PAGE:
A West Midlands young offenders institute has come under fire after a dramatic increase in cases of self-harm came to light. Over just six months, the numbers of self-harming incidents have totalled more than 500 cases, pointing to serious failures in the care of the inmates living in this prison.
HMYOI Brinsford, on the outskirts of Wolverhampton, has come under scrutiny after inspectors discovered that prisoners, in many cases, were only being allowed out of cells for 45 minutes per day. One prisoner was overlooked by staff and left in their cell for four days, failing to take part in activities or shower during that time.
HM Chief Inspector of Prisons, Peter Clarke, has blamed the sheer ‘boredom and frustration’ of these 18 – 21-year-old men for the rise in self-harm as well as violent incidents at the institute. As well as the 554 incidents of self-harm there have been 106 fights and 116 attacks over the same six months.
It seems that those prisoners who are in employment were allowed up to ten hours outside of their cells each day. Conversely, those who were not working would be allowed only 45 minutes or so do talk to families, attend appointments, shower and exercise.
Self-harm – a widespread problem?
In young people in general, self-harm has been known to affect around one in 12 individuals, with rates as high as one in ten at ages 15 to 16. However, it’s not a condition that is limited to teenagers alone. The UK has the highest rate of the mental health issue self-harm of any European country, with this condition estimated to affect 400 out of every 100,000 people across all sectors of the community. However, this figure could be very much higher, as many self-harmers never seek help or tell anyone about it.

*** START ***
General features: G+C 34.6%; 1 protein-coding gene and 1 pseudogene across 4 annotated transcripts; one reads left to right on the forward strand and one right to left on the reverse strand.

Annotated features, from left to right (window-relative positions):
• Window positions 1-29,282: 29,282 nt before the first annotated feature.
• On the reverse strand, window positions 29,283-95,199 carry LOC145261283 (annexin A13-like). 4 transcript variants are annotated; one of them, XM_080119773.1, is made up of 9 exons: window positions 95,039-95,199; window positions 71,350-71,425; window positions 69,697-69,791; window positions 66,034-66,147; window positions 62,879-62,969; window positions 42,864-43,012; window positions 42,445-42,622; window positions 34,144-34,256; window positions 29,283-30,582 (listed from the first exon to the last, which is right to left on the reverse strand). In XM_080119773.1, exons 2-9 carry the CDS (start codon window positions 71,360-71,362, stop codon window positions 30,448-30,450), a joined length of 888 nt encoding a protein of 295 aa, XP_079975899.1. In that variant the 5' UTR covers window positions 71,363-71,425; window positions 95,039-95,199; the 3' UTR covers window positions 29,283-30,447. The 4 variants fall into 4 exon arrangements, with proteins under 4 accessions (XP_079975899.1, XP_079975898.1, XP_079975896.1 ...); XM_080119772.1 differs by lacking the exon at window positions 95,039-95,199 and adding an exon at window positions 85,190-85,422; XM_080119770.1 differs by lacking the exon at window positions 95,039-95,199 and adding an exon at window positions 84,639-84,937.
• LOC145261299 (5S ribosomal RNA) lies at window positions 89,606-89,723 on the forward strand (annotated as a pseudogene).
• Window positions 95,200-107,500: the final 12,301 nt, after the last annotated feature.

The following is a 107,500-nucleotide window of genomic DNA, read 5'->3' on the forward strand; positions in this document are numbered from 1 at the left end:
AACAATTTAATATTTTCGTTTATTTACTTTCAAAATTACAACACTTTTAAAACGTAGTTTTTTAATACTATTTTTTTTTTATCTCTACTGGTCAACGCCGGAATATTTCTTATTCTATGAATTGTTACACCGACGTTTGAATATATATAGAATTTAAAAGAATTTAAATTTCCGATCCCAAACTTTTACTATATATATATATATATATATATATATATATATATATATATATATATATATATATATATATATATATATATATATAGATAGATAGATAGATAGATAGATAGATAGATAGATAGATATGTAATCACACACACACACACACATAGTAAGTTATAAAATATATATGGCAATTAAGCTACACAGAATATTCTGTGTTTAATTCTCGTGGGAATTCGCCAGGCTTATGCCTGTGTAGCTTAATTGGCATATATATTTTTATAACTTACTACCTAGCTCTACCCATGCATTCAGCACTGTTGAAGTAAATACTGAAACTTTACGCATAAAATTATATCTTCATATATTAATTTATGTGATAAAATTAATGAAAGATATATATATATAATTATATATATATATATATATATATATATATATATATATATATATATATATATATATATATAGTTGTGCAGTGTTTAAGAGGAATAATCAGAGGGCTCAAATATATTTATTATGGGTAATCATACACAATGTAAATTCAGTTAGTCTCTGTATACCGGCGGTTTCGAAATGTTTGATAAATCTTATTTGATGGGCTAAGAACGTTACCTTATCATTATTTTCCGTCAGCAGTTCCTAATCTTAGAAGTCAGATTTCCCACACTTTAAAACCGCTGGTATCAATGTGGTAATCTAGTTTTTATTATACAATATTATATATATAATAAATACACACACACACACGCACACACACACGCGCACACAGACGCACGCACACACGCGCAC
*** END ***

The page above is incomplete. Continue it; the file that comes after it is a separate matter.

Self-harming is a symptom of a much more complex problem, often associated with anxiety, depression or other mental health issues. Once someone starts to self-harm, stopping can be difficult, so it’s important to recognise that there is no ‘quick fix’.
Helping young offenders to stop self-harming
Being able to talk to people outside of the prison system has been shown to be beneficial to the mental wellbeing of all inmates, not just young offenders, so keeping in touch with families and friends outside can be crucial. However, with limited access to funds it can be hard for them to call when they really need to talk. Services such as Prison phone have been successful in helping offenders keep in touch with families at any time, by reducing the cost of calling their loved one’s mobile phones. It’s the simple things like this that can make so much difference.
However, ultimately, the responsibility for improving the well-being and care of these young men must fall to the prison service itself. However, following significant budget cuts and ever more stretched resources, there are often not many options available to prison staff despite their well-meaning intentions.
It’s clear to all that keeping young men locked up for 23 hours a day is not going to work, but without additional funding, it’s hard to see how things will improve. Situations like Brinsford are undoubtedly being replicated across the UK as the prison service becomes ever more stretched, but only ministers have the power to make a serviceable change.